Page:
Paths of red and blue light at boundary - Question from AQA Alevel past paper

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NerveAgent
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Hi,

I am struggling to get my head around the answer to a question on a past paper I have just completed. I am sure the explanation is simple and that I am being stupid, but I cant seem to understand what's going on.

The question is 03.3 on this paper https://filestore.aqa.org.uk/sample-...1-QP-JUN17.PDF

It asks:
"The source of green light is changed for one that contains only red and blue light.
For any material red light has a lower refractive index than green light, and blue light has a higher refractive index than green light. The angle of incidence at the glass–liquid interface remains at 58°. Describe and explain the paths followed by the red and blue rays immediately after the light is incident on the glass–liquid interface. "

The mark scheme says that the blue light undergoes TIR as it has a lower critical angle, and that red light is refracted. How do you work out that the critical angle is more or less in this case though?

The mark scheme also says that you can't predict the paths as you don't know if the refractive indices scale by the same factor and so can't know the effect on critical angles. How can both answers be true?

Can someone explain this to me? I've got myself in a fiddle here and I'm sure it's incredibly obvious.

Any help is appreciated, thanks!
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Callicious
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This is not the answer you're looking for, just to note something.

I remember answering this a while ago in class, and the answer that was apparently right according to my teacher (but evidently incorrect according to the mark scheme given, so, apparently not right) was that it was a safe assumption that the refractive indices scaled roughly in accordance with wavelength, i.e. for this instance:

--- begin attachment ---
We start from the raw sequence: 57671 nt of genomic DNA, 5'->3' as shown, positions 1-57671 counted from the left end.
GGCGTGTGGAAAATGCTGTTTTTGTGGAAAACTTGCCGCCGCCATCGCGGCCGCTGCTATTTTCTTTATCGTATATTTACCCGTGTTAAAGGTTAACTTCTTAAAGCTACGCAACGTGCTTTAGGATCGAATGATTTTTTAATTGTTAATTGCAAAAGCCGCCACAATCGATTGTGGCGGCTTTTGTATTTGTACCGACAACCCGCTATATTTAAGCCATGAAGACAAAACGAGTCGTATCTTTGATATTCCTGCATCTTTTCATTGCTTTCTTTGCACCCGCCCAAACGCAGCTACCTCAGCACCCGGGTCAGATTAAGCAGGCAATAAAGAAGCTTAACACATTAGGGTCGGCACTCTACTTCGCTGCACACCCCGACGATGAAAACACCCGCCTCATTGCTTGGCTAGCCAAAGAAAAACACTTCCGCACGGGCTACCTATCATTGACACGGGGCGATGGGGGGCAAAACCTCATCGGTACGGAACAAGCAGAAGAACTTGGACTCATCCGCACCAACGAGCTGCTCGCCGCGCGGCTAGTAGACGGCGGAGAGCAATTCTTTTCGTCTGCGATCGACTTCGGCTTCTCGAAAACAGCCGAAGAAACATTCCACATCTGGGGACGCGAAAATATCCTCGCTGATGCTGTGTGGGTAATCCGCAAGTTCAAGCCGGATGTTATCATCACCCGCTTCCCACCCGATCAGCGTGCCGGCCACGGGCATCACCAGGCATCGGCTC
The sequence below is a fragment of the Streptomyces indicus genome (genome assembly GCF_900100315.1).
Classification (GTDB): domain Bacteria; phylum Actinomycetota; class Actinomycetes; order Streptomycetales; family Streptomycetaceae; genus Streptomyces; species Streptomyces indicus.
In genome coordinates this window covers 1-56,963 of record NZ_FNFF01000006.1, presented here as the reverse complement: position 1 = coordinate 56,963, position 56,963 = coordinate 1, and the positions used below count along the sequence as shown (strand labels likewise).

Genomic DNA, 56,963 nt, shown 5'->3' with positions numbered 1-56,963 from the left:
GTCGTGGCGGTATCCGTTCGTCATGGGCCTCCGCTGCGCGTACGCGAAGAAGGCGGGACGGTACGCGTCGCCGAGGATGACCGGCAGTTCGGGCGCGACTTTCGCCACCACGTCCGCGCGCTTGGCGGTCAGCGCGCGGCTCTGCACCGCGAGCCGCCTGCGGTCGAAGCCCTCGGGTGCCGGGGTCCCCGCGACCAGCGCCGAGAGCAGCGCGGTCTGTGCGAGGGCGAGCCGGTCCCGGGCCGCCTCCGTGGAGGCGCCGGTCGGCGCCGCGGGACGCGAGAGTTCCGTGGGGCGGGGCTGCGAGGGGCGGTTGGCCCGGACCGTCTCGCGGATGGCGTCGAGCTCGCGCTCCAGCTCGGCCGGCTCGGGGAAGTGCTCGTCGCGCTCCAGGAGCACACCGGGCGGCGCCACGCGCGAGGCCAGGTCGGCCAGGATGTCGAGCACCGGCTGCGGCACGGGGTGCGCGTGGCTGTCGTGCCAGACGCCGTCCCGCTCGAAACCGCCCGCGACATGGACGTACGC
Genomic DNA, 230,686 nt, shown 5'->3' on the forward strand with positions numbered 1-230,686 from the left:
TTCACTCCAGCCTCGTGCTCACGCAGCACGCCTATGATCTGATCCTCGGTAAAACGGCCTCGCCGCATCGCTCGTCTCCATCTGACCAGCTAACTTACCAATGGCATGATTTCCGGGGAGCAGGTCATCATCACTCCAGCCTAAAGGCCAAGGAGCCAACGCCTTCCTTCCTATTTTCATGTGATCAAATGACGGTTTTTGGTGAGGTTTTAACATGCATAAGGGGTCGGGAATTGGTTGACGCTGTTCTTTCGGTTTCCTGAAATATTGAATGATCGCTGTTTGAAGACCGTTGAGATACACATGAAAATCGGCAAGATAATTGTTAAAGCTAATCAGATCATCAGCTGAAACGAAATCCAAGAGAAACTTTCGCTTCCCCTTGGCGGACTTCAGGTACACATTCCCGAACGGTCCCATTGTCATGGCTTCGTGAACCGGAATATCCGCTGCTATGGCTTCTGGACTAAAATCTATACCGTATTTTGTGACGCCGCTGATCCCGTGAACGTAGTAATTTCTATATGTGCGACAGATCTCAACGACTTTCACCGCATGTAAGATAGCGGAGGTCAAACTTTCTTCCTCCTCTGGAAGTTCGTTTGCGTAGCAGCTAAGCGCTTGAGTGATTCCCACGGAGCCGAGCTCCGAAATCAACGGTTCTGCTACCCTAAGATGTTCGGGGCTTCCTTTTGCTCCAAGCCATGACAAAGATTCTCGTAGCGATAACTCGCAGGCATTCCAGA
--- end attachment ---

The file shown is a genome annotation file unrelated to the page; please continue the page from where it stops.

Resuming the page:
Red light has a lower index. For the optically rarer medium, the index will decrease less than that of the denser medium, and thus the critical angle will increase. The blue light has a larger index, and thus the critical angle will (by similar argument) decrease. That gives the answer.

That's apparently not true, though, according to the markscheme. That makes sense (the markscheme that is) now since the dispersion relations aren't going to be that simple and by that argument, if you were to decrease wavelength by some fact of a thousand, you wouldn't get refraction that curved into some infinite mobius strip or anything... so there's probably some deeper meaning in the syllabus for this kind of thing.

There's probably some random equation out there mocking us right now.

Anyway, I've looked through (literally) five textbooks: two from the 1980's, two of the course books I used last year, and a book that combines electrodynamics and wave optics, and there isn't any question like it. There is however a section that does say that there is nonlinear scaling of the critical angle based on media, which is a plus. But that just makes it random as to the scaling and throws the equation out the window when it comes to guessing.
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Sinnoh
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The mark scheme gives three separate answers that you may give, all of which apparently get 3 marks. You are correct to be befuddled.

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Last edited by Sinnoh; 1 year ago
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optalk
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Blue light has a higher refractive index, meaning you can use SinC = 1/n where C is the critical angle and n is the refractive index to calculate what exactly will happen to the critical angle. If you raise the refractive index, the critical angle decreases, and both conditions for TIR are reached. The blue light can TIR because the light is travelling from a higher refractive index material to a lower refractive index material (glass to water) and since the critical angle has been decreased, it is much easier for it to TIR.

This can be explained for the red light too (if refractive index decreases, critical angle increases, thus it's harder to meet the conditions for TIR), but I think in your answer you were supposed to make a lot of assumptions.

I know the markscheme has many different answers, but all seem correct. It's a bit unfair because it looks like a suggest question to me.
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